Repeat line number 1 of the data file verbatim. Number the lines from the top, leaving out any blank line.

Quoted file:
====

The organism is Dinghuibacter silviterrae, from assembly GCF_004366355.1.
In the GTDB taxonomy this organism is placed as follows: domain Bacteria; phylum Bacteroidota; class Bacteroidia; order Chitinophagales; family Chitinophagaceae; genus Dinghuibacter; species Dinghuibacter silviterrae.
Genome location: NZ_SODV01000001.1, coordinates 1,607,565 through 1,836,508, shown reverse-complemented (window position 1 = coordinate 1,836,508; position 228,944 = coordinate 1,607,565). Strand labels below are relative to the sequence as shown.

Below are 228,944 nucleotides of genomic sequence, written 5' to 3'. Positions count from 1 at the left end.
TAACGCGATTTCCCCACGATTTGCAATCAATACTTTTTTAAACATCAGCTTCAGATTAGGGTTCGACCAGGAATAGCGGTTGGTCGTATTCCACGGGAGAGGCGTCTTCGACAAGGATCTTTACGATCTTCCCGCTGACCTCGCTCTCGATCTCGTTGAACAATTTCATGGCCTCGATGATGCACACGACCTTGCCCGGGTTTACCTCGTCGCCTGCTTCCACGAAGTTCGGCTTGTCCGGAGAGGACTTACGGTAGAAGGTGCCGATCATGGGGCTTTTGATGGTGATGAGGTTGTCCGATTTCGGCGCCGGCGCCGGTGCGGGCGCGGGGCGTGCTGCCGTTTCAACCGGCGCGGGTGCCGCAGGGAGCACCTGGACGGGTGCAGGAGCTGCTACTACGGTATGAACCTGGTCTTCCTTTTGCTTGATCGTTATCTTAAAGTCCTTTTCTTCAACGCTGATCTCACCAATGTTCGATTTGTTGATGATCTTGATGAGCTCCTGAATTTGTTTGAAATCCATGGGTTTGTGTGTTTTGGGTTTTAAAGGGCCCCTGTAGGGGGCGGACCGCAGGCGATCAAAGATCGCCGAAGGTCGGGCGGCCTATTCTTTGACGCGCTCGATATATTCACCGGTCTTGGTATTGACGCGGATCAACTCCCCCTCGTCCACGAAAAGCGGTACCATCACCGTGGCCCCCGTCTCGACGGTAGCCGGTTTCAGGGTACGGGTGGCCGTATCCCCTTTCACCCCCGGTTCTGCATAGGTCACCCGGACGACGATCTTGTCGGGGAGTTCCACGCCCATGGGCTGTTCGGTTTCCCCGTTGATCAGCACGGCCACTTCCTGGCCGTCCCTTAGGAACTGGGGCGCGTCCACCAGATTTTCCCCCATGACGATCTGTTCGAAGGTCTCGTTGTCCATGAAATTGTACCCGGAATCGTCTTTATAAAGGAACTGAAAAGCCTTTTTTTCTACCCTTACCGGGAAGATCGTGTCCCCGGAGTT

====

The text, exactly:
The organism is Dinghuibacter silviterrae, from assembly GCF_004366355.1.